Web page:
Safe to Move About the Office: Mobile Security in the Workplace
By Bruce Harmon, Ph.D., University Program Director of Computer Science
Working at home and on-the-go is easier than ever thanks to mobile devices like smartphones, computer tablets and laptops. Even at work, professionals use mobile devices to make work easier and more accessible.
Although mobile devices give professionals more freedom, they come with greater risks than desktop technology. Mobile devices are easier to lose or steal, certainly. They can also easily copy confidential data. That data can be vulnerable when the mobile device connects to an unsecured wireless network or downloads mobile malware.
So how do information technology professionals address the security risks involved with mobile technology? Here are some strategies they use to keep company data secure.
Making sure your phone or tablet locks with a password is the most basic – and obvious – step to take to keep your device secure. Although you might not opt to use a password on your phone, you may not have a choice if your workplace has a BYOD, or “bring your own device,” policy. IT administrators often require employees to use passcodes on their personal or work-issued phones. This measure protects confidential information such as can be found in work email in case a phone falls into the wrong hands.
Limiting Local Data
A good way to keep confidential data safe is to limit or regulate what users can store on their mobile device. Instead of keeping files on the device, users can access data on a remote server. IT professionals require employees to log in to view their files on the server, protecting the data from unauthorized users.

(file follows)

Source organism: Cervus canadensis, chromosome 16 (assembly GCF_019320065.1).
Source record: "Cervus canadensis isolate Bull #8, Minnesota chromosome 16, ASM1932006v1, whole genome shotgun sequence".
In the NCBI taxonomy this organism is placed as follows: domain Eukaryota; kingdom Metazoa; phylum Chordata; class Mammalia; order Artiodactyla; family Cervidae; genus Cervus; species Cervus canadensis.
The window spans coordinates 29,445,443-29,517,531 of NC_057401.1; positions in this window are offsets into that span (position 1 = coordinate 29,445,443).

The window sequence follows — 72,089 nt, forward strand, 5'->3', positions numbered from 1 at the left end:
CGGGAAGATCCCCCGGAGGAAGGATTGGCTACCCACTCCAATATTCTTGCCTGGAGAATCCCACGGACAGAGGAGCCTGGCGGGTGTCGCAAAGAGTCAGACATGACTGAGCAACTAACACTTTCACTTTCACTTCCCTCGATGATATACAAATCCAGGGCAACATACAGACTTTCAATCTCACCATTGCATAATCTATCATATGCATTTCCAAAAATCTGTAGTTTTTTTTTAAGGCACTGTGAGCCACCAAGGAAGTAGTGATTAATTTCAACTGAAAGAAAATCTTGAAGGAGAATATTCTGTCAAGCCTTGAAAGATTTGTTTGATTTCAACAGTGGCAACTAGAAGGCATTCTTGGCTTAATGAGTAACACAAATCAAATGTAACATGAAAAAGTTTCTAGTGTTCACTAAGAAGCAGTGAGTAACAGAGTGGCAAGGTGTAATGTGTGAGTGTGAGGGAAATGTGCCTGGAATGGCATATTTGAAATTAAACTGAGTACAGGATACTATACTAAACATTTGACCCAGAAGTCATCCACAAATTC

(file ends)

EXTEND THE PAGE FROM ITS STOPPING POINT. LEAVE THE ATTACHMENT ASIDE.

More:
Downloading Security Applications
IT administrators sometimes create policies that require employees to install security applications on their devices. Usually, one of these applications is anti-virus software to protect the device from mobile malware. An application often put on BYOD phones allows the company to remotely wipe all of the data off the phone in case it is lost or stolen.
Take measures to improve security on your mobile devices by doing the following:
• Protect your data by using a password on all of your devices
• Don’t respond to text messages from unknown numbers
• Download apps directly from iTunes or Google Play to avoid malware
• Set your firewall to deny all incoming connections, especially when you’re connected to a public wireless network
Protecting devices takes a few smart moves before you can rest easier. Safeguard your mobile assets, and be safe to move about the office.
Bruce Harmon, Ph.D., is the university program director of Computer Science at Colorado Technical University. He earned a Ph.D. in Electrical Engineering with a minor in Computer Science from the University of Colorado and an M.S. in Aeronautical Engineering from Purdue University. He earned a B.S. in Aeronautical Engineering at the United States Air Force Academy. After nine years in the Air Force, he worked in defense and later at top-tier commercial companies for 17 years both in research and executive leadership positions. Learn why he’s IN.
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